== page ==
New Delhi: Ever since the advent of Narendra Modi on the national stage after the BJP’s win in the 2014 Lok Sabha elections, one question that is often posed – both by the pro- and anti-BJP voices – is: Who is the opposition face to take on Modi?
While several regional leaders have been named as possible Opposition candidates for the post of Prime Minister, their candidature proved to be still-born. Among these, the name of Mamata Banerjee was doing the rounds, especially after her third successive victory in West Bengal, where she proved all skeptics wrong by stalling the forward march of the BJP.
The names of Telangana Chief Minister K Chandrashekar Rao, NCP chief and Maratha strongman Sharad Pawar, and Delhi Chief Minister Arvind Kejriwal have also been floated on regular intervals. One big reason was that none of them, barring Kejriwal, who still has some way to go before being taken seriously as a PM candidate, comes from the Hindi heartland.
The Congress, country’s only pan-India party in opposition to the BJP, unable to resolve its leadership issue, also didn’t boast of any acceptable face.
All That Could Change Today
In Bihar Chief Minister Nitish Kumar, the opposition may have finally found a credible face to pit against Modi in 2024. Since, till today, he was leading a government of which the BJP was a part of, the Centre (read the BJP) will find it difficult to question his integrity or nationalism. Despite the fact that he is often accused of being undependable and untrustworthy, Nitish Kumar could emerge as the fulcrum around which the opposition campaign to attempt to take on Modi in the 2024 Lok Sabha elections could be built.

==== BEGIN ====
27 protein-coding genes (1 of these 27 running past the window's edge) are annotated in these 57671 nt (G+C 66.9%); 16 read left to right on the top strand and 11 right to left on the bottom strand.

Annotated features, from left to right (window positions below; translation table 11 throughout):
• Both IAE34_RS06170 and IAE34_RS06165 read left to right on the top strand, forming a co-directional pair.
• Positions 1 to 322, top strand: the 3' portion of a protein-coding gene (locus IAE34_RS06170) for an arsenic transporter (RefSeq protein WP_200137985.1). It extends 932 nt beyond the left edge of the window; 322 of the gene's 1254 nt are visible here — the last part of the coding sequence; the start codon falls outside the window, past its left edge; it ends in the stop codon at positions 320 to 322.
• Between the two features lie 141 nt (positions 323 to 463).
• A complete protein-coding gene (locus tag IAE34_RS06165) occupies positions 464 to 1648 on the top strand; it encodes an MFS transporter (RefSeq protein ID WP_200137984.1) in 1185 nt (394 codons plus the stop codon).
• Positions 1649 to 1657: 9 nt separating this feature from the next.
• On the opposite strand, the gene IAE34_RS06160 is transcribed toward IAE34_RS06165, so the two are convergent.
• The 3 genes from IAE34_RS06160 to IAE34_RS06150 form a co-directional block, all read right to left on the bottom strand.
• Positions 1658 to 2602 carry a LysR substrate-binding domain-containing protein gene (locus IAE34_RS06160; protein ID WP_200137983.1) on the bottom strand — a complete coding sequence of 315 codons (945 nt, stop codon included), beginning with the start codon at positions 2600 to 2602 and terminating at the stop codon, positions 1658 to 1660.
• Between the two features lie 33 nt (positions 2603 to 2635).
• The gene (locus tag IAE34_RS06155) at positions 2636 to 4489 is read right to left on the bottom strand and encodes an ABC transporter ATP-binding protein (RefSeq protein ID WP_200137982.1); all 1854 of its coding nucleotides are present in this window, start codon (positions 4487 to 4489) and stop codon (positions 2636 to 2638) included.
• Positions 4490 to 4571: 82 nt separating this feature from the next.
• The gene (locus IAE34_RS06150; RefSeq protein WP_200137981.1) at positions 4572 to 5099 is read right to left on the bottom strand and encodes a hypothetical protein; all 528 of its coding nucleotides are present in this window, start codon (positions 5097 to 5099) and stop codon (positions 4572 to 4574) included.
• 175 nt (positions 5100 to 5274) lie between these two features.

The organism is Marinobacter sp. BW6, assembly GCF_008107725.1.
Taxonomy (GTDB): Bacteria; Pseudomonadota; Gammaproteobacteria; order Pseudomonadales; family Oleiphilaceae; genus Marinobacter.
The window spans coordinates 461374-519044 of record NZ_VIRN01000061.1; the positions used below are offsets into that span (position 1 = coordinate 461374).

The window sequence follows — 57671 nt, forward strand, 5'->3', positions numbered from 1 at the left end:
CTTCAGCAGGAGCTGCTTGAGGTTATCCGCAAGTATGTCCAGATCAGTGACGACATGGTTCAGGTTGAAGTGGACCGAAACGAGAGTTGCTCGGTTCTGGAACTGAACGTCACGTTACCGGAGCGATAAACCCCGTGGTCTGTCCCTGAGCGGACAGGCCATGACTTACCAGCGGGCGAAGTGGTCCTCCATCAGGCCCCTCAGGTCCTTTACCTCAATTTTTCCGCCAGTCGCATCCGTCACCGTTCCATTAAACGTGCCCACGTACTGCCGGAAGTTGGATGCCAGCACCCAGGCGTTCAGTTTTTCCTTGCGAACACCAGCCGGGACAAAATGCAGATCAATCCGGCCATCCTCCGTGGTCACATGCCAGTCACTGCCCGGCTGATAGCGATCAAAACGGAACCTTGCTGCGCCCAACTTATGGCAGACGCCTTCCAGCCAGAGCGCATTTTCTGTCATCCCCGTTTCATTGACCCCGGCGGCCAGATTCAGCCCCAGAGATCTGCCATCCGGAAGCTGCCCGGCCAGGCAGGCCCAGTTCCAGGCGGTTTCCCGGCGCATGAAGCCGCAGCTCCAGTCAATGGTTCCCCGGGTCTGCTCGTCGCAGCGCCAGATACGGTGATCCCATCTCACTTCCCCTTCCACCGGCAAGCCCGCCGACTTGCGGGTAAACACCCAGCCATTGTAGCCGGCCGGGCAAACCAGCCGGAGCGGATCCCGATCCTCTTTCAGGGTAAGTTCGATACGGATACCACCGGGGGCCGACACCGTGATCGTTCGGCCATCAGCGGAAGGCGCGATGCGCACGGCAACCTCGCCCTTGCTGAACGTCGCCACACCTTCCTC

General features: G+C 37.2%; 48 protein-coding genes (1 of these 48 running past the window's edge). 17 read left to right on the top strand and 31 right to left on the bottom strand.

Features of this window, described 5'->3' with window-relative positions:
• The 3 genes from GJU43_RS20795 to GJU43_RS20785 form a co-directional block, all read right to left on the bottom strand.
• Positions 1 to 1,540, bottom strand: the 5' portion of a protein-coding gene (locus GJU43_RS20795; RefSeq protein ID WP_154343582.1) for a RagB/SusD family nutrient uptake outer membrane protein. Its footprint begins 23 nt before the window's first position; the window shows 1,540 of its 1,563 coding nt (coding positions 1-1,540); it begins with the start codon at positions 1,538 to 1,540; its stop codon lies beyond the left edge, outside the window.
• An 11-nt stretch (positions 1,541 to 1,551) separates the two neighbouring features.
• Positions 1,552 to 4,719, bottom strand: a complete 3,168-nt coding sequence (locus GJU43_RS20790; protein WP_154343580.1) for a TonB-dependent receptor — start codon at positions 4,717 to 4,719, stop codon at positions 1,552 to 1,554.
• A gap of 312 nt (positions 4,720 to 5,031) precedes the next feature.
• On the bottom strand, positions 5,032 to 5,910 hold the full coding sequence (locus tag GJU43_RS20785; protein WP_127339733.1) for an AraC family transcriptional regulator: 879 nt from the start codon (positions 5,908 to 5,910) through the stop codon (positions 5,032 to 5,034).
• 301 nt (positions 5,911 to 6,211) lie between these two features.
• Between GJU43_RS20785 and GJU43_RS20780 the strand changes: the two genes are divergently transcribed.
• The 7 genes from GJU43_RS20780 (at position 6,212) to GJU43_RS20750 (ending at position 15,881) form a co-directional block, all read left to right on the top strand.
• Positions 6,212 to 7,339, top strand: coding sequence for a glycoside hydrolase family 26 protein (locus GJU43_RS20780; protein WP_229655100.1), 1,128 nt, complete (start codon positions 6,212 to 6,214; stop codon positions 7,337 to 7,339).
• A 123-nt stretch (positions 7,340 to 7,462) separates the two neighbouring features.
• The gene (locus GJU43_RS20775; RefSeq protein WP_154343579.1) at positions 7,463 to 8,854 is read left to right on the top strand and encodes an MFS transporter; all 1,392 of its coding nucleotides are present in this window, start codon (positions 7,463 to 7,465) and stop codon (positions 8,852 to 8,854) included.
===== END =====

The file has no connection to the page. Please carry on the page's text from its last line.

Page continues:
As a seasoned politician with friends across the political divide, he has, over the years, collected the necessary IOUs that he can now use to draw support for his Prime Ministerial ambitions. At 71 years, though not too old by Indian political standards, Nitish is also in the age when he won’t be seen as a long-term threat to Bihar strongman and former Chief Minister Lalu Prasad Yadav’s young son Tejashwi Yadav, who was earlier deputy Chief Minister in the Mahagathbandhan government headed by Nitish.
Since electoral politics is all about numbers, the return of Nitish to the Mahagathbandhan fold makes adequate political and mathematical sense.
In the 2019 Lok Sabha elections, in which the NDA – JD(U) plus BJP plus Lok Janshakti Party, then headed by Ramvilas Paswan, who passed away last year – won 39 out of the total 40 seats, the NDA vote share was 53 per cent.
In case, now that the JD(U) is no longer part of the NDA, JD(U), RJD and Congress contest together, the BJP could find it difficult to repeat its 2024 tally. Even in the 2020 Assembly elections, the BJP emerged the second-largest party (77 seats) with a vote-share of 19.46 per cent, almost four per cent less than the RJD’s 23.10 per cent. The JD(U), which received 15.39 per cent votes, finished third with 45 seats, 34 seats less than the RJD.
Calculate whichever way you want, but the BJP could find it difficult to stop the Mahagatbandhan if it contests as one in the next Assembly or Lok Sabha elections.
But, with Nitish, whom Lalu Yadav compared to a snake in 2017 – “like a snake, which sheds its skin after a period, Nitish also changes alliance partners every two years,” Lalu Yadav had tweeted – nothing is certain. The only thing certain about Nitish and his politics is its uncertainty.